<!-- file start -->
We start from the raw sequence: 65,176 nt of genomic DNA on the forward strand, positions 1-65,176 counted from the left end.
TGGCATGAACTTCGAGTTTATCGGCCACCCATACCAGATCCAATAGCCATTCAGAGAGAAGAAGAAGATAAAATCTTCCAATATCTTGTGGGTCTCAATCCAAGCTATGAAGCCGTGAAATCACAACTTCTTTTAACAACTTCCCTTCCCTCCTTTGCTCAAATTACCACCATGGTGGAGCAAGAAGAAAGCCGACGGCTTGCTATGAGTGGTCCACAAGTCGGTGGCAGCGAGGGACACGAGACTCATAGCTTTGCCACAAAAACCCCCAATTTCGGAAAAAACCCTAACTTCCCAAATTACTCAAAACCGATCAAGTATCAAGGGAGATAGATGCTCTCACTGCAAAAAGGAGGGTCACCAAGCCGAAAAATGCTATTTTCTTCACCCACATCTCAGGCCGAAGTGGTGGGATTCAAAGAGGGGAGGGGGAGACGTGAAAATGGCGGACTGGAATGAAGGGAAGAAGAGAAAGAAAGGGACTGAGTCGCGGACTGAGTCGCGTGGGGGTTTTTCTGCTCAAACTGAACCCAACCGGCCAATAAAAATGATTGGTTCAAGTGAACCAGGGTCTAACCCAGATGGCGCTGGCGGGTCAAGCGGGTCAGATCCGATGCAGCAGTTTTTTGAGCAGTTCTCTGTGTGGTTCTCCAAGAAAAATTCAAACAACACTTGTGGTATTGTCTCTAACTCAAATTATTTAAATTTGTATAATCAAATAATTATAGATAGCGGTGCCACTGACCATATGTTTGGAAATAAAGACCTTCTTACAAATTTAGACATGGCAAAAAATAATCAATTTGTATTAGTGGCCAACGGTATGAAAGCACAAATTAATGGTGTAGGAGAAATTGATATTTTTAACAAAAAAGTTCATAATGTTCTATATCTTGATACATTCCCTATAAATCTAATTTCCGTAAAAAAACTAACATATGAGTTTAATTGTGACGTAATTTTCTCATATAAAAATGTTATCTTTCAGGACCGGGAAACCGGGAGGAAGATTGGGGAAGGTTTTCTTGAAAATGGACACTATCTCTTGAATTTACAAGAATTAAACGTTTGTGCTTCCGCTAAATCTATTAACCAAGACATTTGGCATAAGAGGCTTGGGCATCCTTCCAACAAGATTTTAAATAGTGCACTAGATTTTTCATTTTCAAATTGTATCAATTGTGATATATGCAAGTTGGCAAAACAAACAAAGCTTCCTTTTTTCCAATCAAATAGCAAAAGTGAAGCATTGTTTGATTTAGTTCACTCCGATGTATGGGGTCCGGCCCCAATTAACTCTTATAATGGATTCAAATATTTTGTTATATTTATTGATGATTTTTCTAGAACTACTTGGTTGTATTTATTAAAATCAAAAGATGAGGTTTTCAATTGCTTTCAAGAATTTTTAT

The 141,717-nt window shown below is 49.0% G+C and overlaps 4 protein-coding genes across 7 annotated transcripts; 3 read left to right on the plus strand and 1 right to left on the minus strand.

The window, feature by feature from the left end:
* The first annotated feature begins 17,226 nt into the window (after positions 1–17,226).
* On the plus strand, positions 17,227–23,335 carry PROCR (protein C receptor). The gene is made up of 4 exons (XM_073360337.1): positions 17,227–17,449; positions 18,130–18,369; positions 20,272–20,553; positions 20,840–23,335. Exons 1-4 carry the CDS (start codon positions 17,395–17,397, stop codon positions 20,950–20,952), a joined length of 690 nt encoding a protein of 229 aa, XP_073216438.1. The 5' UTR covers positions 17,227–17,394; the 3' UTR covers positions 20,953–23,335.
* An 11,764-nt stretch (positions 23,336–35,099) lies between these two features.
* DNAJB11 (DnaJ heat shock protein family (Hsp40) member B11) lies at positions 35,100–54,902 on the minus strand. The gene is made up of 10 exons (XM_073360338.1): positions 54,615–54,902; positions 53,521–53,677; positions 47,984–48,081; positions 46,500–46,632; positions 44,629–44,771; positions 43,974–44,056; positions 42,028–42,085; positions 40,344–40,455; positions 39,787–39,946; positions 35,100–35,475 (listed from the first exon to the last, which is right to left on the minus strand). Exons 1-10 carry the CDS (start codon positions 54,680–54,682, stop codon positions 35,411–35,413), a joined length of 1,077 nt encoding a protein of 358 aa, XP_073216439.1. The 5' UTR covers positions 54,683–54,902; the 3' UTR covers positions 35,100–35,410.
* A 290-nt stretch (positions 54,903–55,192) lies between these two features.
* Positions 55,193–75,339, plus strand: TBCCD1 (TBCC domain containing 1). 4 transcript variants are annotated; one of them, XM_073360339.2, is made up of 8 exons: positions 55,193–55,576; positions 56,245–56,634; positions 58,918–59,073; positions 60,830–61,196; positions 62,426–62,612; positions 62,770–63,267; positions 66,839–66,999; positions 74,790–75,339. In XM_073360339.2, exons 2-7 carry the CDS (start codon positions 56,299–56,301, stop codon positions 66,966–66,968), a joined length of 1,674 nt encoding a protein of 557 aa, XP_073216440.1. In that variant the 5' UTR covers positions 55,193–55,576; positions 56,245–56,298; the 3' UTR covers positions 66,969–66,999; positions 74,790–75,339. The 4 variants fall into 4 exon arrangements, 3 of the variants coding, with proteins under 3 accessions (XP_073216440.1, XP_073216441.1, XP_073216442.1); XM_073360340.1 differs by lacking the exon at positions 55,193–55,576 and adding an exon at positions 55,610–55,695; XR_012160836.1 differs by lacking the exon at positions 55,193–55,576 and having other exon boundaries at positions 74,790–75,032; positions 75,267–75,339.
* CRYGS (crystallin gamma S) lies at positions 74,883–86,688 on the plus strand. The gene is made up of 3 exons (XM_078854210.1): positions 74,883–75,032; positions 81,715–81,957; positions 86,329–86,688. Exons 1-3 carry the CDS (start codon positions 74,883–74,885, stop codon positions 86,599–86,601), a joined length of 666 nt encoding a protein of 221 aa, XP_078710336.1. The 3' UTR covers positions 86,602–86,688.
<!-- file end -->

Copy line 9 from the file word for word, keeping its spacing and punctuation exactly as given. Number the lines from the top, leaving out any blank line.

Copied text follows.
* A 290-nt stretch (positions 54,903–55,192) lies between these two features.